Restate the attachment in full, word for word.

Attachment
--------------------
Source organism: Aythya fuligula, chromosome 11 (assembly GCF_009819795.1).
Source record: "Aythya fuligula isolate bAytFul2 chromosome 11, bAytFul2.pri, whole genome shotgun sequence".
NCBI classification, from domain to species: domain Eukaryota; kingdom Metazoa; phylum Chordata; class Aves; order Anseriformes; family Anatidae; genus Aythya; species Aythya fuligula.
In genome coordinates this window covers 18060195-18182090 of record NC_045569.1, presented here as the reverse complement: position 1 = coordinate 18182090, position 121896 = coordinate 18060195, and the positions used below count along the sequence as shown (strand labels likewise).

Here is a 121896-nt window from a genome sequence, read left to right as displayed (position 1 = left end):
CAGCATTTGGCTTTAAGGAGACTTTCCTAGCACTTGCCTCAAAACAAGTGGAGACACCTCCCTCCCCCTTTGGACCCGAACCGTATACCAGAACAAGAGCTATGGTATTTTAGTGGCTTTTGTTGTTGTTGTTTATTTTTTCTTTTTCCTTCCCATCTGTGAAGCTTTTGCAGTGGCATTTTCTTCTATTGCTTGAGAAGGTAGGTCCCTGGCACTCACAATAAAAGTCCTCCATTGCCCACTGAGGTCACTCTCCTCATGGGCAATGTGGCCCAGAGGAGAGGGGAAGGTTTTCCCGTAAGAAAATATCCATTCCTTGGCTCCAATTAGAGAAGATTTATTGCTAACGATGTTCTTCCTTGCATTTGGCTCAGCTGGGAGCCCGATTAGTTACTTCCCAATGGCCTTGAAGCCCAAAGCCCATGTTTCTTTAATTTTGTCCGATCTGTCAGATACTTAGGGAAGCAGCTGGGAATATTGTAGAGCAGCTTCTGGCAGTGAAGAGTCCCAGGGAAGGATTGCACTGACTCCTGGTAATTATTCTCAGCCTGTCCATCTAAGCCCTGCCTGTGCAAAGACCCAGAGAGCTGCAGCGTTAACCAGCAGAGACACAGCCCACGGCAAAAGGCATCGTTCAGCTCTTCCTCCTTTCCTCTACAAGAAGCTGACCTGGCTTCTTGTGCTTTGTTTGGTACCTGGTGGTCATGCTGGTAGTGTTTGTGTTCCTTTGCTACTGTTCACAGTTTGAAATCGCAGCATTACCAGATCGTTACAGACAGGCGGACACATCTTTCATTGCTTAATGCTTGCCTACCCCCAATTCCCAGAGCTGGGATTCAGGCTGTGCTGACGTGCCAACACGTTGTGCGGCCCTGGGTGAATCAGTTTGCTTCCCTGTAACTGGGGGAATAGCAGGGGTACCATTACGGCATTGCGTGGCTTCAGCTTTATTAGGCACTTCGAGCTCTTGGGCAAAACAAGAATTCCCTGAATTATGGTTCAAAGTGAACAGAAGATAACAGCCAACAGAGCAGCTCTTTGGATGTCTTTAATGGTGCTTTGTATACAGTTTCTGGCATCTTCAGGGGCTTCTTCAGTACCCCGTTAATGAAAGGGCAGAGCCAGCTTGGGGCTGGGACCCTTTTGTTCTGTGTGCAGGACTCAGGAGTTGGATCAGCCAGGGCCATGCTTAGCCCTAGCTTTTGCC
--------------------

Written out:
Source organism: Aythya fuligula, chromosome 11 (assembly GCF_009819795.1).
Source record: "Aythya fuligula isolate bAytFul2 chromosome 11, bAytFul2.pri, whole genome shotgun sequence".
NCBI classification, from domain to species: domain Eukaryota; kingdom Metazoa; phylum Chordata; class Aves; order Anseriformes; family Anatidae; genus Aythya; species Aythya fuligula.
In genome coordinates this window covers 18060195-18182090 of record NC_045569.1, presented here as the reverse complement: position 1 = coordinate 18182090, position 121896 = coordinate 18060195, and the positions used below count along the sequence as shown (strand labels likewise).

Here is a 121896-nt window from a genome sequence, read left to right as displayed (position 1 = left end):
CAGCATTTGGCTTTAAGGAGACTTTCCTAGCACTTGCCTCAAAACAAGTGGAGACACCTCCCTCCCCCTTTGGACCCGAACCGTATACCAGAACAAGAGCTATGGTATTTTAGTGGCTTTTGTTGTTGTTGTTTATTTTTTCTTTTTCCTTCCCATCTGTGAAGCTTTTGCAGTGGCATTTTCTTCTATTGCTTGAGAAGGTAGGTCCCTGGCACTCACAATAAAAGTCCTCCATTGCCCACTGAGGTCACTCTCCTCATGGGCAATGTGGCCCAGAGGAGAGGGGAAGGTTTTCCCGTAAGAAAATATCCATTCCTTGGCTCCAATTAGAGAAGATTTATTGCTAACGATGTTCTTCCTTGCATTTGGCTCAGCTGGGAGCCCGATTAGTTACTTCCCAATGGCCTTGAAGCCCAAAGCCCATGTTTCTTTAATTTTGTCCGATCTGTCAGATACTTAGGGAAGCAGCTGGGAATATTGTAGAGCAGCTTCTGGCAGTGAAGAGTCCCAGGGAAGGATTGCACTGACTCCTGGTAATTATTCTCAGCCTGTCCATCTAAGCCCTGCCTGTGCAAAGACCCAGAGAGCTGCAGCGTTAACCAGCAGAGACACAGCCCACGGCAAAAGGCATCGTTCAGCTCTTCCTCCTTTCCTCTACAAGAAGCTGACCTGGCTTCTTGTGCTTTGTTTGGTACCTGGTGGTCATGCTGGTAGTGTTTGTGTTCCTTTGCTACTGTTCACAGTTTGAAATCGCAGCATTACCAGATCGTTACAGACAGGCGGACACATCTTTCATTGCTTAATGCTTGCCTACCCCCAATTCCCAGAGCTGGGATTCAGGCTGTGCTGACGTGCCAACACGTTGTGCGGCCCTGGGTGAATCAGTTTGCTTCCCTGTAACTGGGGGAATAGCAGGGGTACCATTACGGCATTGCGTGGCTTCAGCTTTATTAGGCACTTCGAGCTCTTGGGCAAAACAAGAATTCCCTGAATTATGGTTCAAAGTGAACAGAAGATAACAGCCAACAGAGCAGCTCTTTGGATGTCTTTAATGGTGCTTTGTATACAGTTTCTGGCATCTTCAGGGGCTTCTTCAGTACCCCGTTAATGAAAGGGCAGAGCCAGCTTGGGGCTGGGACCCTTTTGTTCTGTGTGCAGGACTCAGGAGTTGGATCAGCCAGGGCCATGCTTAGCCCTAGCTTTTGCC